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About a year ago, I stumbled upon the idea of compiling a list of rules that might help people learn better. I had noticed that I was not always as successful in my own learning efforts as I would have liked, and so I wanted to know if there was anything I could do to become a more effective learner. I had also noticed that some of my students were better at learning than others, and I wanted to find out whether the former knew something special that the latter did not. I thought if I could discover the most important rules for learning, I would be able to become a more successful learner by following those rules; in addition, I would be able to teach my students the same rules and thereby help improve their chances of successful learning as well.

There is an entire branch of psychology that deals with learning, and—not being a psychologist myself—I am obviously in no position to make any original contributions to that field. In any case, I had no intention of reinventing the wheel. What I wanted to do was to pick up some practical tips from other people’s research, especially ones that resonated with my own experience of learning and teaching, and to put them together in the form of a short, manageable list.

I have now come up with such a list, and I would like to share it with you. Let me emphasize, however, that my list is by no means “complete” or “final,” though it seems to me as more or less adequate for my own limited purposes at this time. I do hope to improve this list in the future, as I continue to learn more about the process of learning.

I began compiling my list of rules with the following premise in mind: “Human beings are born with an incredible capacity for learning. In order to realize that capacity to the maximum extent possible, we must follow certain rules.”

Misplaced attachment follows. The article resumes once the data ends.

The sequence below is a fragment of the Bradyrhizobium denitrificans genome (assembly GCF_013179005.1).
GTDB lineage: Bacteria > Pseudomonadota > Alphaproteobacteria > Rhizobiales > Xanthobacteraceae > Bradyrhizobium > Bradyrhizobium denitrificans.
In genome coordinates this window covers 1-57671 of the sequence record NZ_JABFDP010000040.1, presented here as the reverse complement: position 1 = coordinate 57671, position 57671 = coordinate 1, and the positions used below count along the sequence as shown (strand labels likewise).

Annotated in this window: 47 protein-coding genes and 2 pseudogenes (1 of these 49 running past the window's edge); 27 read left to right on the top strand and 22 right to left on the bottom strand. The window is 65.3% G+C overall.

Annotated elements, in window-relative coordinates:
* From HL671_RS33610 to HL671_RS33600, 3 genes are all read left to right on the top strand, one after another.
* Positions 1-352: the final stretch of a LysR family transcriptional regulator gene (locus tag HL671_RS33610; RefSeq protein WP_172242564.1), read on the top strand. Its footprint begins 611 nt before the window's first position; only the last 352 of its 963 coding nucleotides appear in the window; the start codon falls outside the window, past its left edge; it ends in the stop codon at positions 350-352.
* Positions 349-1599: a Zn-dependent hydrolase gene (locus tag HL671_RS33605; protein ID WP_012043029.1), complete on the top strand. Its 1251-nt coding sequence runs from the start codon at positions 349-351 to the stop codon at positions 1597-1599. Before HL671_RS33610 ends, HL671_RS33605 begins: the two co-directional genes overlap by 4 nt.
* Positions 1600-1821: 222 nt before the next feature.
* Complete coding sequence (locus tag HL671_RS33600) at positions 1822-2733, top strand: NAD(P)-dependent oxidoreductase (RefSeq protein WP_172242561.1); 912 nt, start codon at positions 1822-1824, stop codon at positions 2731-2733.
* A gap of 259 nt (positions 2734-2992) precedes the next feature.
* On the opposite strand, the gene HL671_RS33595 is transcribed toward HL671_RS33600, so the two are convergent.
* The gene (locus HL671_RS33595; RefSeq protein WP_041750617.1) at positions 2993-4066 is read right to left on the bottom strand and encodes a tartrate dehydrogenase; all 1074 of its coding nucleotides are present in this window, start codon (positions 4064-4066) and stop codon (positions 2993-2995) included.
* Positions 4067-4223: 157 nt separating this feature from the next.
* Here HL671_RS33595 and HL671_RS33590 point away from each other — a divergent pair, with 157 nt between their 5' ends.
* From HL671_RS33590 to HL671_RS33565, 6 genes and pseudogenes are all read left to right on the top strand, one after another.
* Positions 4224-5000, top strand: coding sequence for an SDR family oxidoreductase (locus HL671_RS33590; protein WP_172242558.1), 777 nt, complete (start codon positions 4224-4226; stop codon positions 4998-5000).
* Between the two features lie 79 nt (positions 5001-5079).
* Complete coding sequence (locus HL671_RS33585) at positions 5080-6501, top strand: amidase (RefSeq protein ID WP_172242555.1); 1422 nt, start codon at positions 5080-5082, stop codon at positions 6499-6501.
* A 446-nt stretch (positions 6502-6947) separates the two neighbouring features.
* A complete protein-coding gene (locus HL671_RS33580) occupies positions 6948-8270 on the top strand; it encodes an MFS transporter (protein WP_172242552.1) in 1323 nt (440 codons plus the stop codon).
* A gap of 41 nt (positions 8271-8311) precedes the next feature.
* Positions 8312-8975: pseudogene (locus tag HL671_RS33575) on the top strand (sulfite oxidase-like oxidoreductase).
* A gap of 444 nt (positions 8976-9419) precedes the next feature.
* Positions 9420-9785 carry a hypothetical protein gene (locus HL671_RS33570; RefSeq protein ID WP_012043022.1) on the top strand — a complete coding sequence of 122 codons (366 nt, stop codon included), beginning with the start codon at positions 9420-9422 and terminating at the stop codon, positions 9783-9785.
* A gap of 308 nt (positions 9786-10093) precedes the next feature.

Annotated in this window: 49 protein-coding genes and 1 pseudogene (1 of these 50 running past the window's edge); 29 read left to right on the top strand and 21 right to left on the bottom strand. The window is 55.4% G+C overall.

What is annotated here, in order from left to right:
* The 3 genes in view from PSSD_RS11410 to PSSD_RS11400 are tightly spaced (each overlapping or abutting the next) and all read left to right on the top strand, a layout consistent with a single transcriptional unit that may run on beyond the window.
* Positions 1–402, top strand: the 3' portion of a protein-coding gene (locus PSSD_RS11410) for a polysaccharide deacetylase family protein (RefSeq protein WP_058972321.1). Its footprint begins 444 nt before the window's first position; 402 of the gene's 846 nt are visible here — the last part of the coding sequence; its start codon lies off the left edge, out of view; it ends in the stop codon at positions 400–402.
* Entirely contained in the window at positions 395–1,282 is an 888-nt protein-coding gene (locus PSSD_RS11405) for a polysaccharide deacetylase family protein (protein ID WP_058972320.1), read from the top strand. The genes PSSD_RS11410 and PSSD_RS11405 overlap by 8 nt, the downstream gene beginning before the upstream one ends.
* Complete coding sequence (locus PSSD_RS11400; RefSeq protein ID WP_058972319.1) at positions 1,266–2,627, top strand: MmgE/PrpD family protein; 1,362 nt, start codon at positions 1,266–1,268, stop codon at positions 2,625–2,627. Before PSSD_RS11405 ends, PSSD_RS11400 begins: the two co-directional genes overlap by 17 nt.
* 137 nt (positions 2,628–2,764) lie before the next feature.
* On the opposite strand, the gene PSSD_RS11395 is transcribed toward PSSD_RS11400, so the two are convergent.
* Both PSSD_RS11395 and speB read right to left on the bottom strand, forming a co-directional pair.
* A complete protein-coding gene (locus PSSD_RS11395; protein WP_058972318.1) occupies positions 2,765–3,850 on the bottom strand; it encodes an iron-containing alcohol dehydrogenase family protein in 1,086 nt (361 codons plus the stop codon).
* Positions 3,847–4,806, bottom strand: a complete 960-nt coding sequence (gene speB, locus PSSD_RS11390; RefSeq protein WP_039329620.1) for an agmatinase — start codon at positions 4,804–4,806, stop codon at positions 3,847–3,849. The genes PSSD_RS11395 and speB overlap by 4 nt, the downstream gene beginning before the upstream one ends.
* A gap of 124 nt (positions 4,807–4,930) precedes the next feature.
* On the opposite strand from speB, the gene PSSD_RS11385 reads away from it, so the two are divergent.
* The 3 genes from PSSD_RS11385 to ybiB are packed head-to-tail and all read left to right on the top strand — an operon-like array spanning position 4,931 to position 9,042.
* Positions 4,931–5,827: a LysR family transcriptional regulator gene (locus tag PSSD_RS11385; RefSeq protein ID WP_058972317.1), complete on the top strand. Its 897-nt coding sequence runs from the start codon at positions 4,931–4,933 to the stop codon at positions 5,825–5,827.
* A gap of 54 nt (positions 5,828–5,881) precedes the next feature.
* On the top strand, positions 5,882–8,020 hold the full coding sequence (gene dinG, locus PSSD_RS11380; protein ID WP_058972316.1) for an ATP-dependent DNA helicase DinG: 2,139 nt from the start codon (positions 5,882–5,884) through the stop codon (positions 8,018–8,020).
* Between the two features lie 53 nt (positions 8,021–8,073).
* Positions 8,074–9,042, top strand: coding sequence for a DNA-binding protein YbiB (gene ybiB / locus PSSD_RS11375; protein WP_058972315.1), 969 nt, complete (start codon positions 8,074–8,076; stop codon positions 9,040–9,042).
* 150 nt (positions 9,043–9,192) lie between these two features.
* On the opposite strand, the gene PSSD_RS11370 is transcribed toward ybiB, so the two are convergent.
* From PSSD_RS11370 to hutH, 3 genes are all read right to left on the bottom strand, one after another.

The premise is self-evident, in my view, and requires no further discussion. Based on that premise, I started collecting ideas for how to learn in the most effective manner. To prevent my list from growing out of control, I decided to group the ideas I had collected into categories. After numerous revisions, I ended up with three major rules: (1) there is no getting around the fact that learning requires hard work; (2) since I’m free to choose, I’m responsible for my own learning; and (3) since my knowledge will always be fallible, I must never stop learning.

Let me explain these rules in some detail.

Rule No. 1: Acceptance

Learning does not take place in a vacuum. It takes place within a world that exists independent of our thoughts and desires. To take effective action within such a world, we must come to terms with the way the world actually is. This means that if we are to succeed in pursuing our goals, we must begin by accepting the way in which reality functions and then adjust our own attitudes and behaviors in light of that reality. For example, if we want to build an airplane, we must understand and accept the laws of physics that exist independently of us. The only way to build an airplane that actually flies would require that we adjust ourselves to the laws of physics, rather than trying to adjust the laws of physics to our desire for flying. In other words, we are most likely to be effective when we work with reality rather than against it.